Sara Arkle sat cross-legged on the floor of her new office at the Jim Hall Foothills Learning Center, drinking a cup of tea on a recent late-spring afternoon. Arkle took the keys to the office
May 18 May 11, after being named the city of Boise's new Foothills and Open Spaces senior manager. She left an eight-year stint at the Idaho Conservation League to take over the position in city government.
Throughout her conversation with Boise Weekly, Arkle referred to a map illustrating the city's reserves and 160 miles of trails that she's now responsible for.
"Holy crap," she said. "I've got a lot of miles to cover."
What inspired you to go for this job and leave ICL?
I was meeting with Doug [Holloway, Director of Boise Parks and Recreation Department] about something else in my capacity at ICL, and I asked him what they were going to do with this position. We started talking and he was like, "You should look at it and think about applying."
I thought, "You know, I've got a master's degree in parks and recreation." I loved the recreation classes because who wouldn't? You learn about how to administer programs that make people happy and healthy.
Then, of course, I looked at the breadth of the work, and I thought, "Holy cow, I could actually bring something to the table here." My master's research was on communicating fire risk at the urban-wildland interface. So it just seemed like everything was pointing me toward this position.
You might have one of the coolest jobs in Boise.
It's going to be challenging for sure, but I'm not going to argue with you.
What do you think will be challenging?
I mean, we own 4,000 acres. There are competing interests in those lands between recreation, and wildlife habitat and fire risk. The complexity of those issues is going to be challenging—to try to balance everything appropriately. Boise cares so much about these properties, so they're watching. If they think something is impacting a reserve, I get phone calls.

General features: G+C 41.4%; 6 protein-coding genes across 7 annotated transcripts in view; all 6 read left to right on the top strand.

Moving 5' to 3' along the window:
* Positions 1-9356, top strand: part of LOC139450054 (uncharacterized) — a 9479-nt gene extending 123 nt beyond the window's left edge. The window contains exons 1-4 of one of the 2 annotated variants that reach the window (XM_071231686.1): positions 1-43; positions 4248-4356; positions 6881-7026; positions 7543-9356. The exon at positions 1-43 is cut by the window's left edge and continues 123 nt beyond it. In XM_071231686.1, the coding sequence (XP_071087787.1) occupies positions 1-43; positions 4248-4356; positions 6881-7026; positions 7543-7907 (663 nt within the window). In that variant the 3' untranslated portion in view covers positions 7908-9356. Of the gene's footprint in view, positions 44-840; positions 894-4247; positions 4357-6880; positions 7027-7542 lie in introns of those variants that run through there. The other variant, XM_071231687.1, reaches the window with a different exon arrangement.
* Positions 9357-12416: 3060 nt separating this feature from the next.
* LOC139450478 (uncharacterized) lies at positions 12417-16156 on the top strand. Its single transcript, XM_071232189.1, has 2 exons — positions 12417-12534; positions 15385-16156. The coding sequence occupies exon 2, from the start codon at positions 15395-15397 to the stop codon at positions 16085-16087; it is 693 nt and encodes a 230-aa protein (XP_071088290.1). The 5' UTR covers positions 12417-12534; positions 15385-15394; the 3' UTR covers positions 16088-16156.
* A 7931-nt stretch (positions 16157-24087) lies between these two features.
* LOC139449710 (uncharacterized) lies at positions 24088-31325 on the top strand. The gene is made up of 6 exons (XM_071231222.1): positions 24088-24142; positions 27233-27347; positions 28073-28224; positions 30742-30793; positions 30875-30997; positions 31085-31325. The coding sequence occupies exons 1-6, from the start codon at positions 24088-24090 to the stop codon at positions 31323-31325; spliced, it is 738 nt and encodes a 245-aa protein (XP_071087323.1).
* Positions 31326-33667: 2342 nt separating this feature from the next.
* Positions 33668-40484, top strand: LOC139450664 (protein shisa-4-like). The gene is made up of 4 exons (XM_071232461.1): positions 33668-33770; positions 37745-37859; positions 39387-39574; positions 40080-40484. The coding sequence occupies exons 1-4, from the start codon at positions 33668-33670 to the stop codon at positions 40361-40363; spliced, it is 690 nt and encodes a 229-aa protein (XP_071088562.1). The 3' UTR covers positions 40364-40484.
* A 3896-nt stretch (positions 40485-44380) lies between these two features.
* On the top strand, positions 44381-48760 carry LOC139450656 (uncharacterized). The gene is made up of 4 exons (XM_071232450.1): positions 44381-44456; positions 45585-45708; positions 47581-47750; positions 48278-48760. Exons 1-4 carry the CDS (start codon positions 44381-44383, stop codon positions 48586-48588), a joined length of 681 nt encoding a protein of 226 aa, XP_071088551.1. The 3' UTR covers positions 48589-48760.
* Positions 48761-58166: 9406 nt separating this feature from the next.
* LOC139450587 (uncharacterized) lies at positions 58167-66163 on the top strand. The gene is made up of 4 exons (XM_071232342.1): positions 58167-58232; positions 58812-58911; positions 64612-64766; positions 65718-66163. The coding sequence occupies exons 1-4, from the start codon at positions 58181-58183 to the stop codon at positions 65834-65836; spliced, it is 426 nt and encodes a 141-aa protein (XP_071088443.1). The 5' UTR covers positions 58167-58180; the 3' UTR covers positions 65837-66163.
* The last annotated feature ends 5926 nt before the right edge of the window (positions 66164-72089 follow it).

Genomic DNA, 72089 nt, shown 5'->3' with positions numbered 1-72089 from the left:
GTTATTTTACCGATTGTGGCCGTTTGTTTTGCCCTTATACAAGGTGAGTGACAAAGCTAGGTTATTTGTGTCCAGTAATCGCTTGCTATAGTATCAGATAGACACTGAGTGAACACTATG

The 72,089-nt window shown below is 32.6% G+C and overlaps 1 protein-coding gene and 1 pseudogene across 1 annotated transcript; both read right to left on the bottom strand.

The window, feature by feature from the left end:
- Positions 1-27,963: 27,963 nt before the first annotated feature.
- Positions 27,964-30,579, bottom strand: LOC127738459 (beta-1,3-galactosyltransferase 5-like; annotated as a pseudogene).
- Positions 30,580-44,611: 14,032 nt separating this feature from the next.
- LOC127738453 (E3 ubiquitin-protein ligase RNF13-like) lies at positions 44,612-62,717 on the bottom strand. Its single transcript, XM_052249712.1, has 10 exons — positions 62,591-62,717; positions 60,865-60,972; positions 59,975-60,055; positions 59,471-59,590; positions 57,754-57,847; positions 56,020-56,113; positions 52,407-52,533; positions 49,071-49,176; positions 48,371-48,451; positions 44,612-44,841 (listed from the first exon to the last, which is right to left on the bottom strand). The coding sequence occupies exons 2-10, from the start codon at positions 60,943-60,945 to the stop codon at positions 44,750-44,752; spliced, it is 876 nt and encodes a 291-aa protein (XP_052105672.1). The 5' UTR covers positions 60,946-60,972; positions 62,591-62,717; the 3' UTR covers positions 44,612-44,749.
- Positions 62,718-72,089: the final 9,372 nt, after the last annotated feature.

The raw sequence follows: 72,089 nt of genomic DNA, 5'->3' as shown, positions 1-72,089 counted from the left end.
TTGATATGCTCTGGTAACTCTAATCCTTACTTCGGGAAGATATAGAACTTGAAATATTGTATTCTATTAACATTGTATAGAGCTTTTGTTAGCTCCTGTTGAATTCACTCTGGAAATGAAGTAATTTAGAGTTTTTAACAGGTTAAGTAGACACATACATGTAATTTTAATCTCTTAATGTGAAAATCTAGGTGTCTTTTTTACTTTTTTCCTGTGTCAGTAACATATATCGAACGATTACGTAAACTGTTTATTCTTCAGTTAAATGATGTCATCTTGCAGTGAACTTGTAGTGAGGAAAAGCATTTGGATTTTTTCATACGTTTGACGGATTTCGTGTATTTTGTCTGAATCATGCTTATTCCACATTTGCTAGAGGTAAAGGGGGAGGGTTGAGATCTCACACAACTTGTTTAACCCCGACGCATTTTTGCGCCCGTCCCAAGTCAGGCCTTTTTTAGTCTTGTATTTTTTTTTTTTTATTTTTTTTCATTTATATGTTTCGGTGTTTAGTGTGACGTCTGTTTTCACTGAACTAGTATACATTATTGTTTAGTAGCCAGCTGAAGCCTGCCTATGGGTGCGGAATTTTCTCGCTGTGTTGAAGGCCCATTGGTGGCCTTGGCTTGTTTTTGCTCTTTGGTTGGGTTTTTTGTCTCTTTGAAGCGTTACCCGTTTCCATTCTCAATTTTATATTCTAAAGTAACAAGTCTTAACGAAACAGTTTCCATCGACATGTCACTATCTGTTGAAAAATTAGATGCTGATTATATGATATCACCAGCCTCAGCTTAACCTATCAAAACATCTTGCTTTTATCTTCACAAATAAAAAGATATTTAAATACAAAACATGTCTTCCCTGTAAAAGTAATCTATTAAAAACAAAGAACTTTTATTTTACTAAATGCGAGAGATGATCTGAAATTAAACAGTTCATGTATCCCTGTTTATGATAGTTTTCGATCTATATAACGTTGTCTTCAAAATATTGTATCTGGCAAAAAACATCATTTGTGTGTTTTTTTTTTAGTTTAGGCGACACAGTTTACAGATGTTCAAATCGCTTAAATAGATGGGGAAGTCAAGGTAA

Tell me about your day-to-day right now.
Oh, it's everything and a firehose all at once. I'm getting phone calls about property issues already, like ad-hoc trail construction, or people who have purchased properties and realized the previous owners have encroached on city reserves.
10,000 6,000 acres on top of the 4,000 we own. We're at around 160 miles of trails, so there are all the issues with land management: invasive weeds, wildlife habitat, recreation opportunities. And then there's the foothills learning center, the management of the facility and the staff that work here.
Monday, the day that I started, I also found out that [U.S. Secretary of the Interior Sally] Jewell was going to be here. So we had to figure out how to make that [press conference] happen.
And you have a son to raise as well?
I do. Lucas is 3 1/2. Here, I'll show you a picture. Any time you ask about people's kids, you have to see a picture.
You guys are probably always outside.
As much as we can be. We bring him to Hulls Gulch, just to look for coyote scat. That's what happens when you have a family full of biologists.
I've got a lot to learn about our reserve system, still. I mean, I've lived here eight years and I haven't covered every acre of land that we own or every mile of trail that we manage. I'm going to have to get a mountain bike, because I can't run or hike that far. I haven't owned a mountain bike in 10 years.
So is it a goal, then, to hit every mile of trail?
Yes. I have not actually said that out loud to myself yet, but yes.
I need to look at the trails from a different perspective. Rather than just enjoying them and recreating on them and teaching my son about natural resources, I need to look at them as a land manager.
Is working here like the show Parks and Recreation?
[Laughs] That's so funny. When I was first hired, a couple of people asked me that. I love that show. I guess in some ways, it kind of is. It's a really good team of people from all backgrounds.
Who do you most identify with on that show?
Personally, I'd have to say Tom Haverford, just because he makes me laugh. I'd like to be that funny. And I do like glitter. Treat yo' self.
And Leslie Knope. She works hard, and she cares a lot. I think I'd probably strive to match her professional abilities. She's dedicated.
Will working for the city be vastly different from working for a nonprofit?
Well, I started worked for a nonprofit because when I was working as a biological consultant, I realized that people were not very well connected to the decisions being made around them. I wanted to try to connect people to those decisions. Now I'm in an entity that's making those decisions, in a position that really has to connect people to those decisions.
When I was hired, the thing that really struck me was, I am about to be the steward of the places that make Boise the most livable city in the country. People move here because of these areas, and I'm supposed to take care of them.
It's not lost on me how big of a responsibility that is. I really hope I can do this community justice, do these reserves justice and build something that is lasting and positive and on top of the shoulders of the people who came before me.